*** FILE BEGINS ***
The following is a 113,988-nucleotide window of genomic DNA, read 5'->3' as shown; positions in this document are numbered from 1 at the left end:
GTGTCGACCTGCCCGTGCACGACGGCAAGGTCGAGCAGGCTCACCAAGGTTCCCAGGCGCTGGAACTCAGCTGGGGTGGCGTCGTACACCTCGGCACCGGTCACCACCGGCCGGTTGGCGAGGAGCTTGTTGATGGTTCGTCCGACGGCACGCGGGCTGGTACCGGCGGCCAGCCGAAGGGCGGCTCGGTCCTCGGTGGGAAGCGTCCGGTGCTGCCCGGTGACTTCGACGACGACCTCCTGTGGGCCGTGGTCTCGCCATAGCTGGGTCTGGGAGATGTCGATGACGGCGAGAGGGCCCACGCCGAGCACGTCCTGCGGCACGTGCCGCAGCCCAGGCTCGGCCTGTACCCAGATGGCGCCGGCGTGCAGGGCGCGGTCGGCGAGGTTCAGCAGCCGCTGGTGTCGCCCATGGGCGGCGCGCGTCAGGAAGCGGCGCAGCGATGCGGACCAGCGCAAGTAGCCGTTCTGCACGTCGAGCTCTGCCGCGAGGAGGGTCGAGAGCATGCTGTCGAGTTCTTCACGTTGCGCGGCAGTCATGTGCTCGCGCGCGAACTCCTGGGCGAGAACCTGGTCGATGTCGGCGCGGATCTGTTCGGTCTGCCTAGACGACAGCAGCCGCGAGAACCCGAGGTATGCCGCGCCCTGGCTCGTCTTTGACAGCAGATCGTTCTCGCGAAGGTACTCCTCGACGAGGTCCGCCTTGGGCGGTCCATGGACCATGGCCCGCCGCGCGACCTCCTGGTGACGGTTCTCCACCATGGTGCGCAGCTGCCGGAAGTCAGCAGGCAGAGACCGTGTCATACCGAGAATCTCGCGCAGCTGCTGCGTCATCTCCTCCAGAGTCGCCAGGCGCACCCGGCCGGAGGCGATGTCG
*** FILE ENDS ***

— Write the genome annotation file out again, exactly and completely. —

The following is a 113,988-nucleotide window of genomic DNA, read 5'->3' as shown; positions in this document are numbered from 1 at the left end:
GTGTCGACCTGCCCGTGCACGACGGCAAGGTCGAGCAGGCTCACCAAGGTTCCCAGGCGCTGGAACTCAGCTGGGGTGGCGTCGTACACCTCGGCACCGGTCACCACCGGCCGGTTGGCGAGGAGCTTGTTGATGGTTCGTCCGACGGCACGCGGGCTGGTACCGGCGGCCAGCCGAAGGGCGGCTCGGTCCTCGGTGGGAAGCGTCCGGTGCTGCCCGGTGACTTCGACGACGACCTCCTGTGGGCCGTGGTCTCGCCATAGCTGGGTCTGGGAGATGTCGATGACGGCGAGAGGGCCCACGCCGAGCACGTCCTGCGGCACGTGCCGCAGCCCAGGCTCGGCCTGTACCCAGATGGCGCCGGCGTGCAGGGCGCGGTCGGCGAGGTTCAGCAGCCGCTGGTGTCGCCCATGGGCGGCGCGCGTCAGGAAGCGGCGCAGCGATGCGGACCAGCGCAAGTAGCCGTTCTGCACGTCGAGCTCTGCCGCGAGGAGGGTCGAGAGCATGCTGTCGAGTTCTTCACGTTGCGCGGCAGTCATGTGCTCGCGCGCGAACTCCTGGGCGAGAACCTGGTCGATGTCGGCGCGGATCTGTTCGGTCTGCCTAGACGACAGCAGCCGCGAGAACCCGAGGTATGCCGCGCCCTGGCTCGTCTTTGACAGCAGATCGTTCTCGCGAAGGTACTCCTCGACGAGGTCCGCCTTGGGCGGTCCATGGACCATGGCCCGCCGCGCGACCTCCTGGTGACGGTTCTCCACCATGGTGCGCAGCTGCCGGAAGTCAGCAGGCAGAGACCGTGTCATACCGAGAATCTCGCGCAGCTGCTGCGTCATCTCCTCCAGAGTCGCCAGGCGCACCCGGCCGGAGGCGATGTCG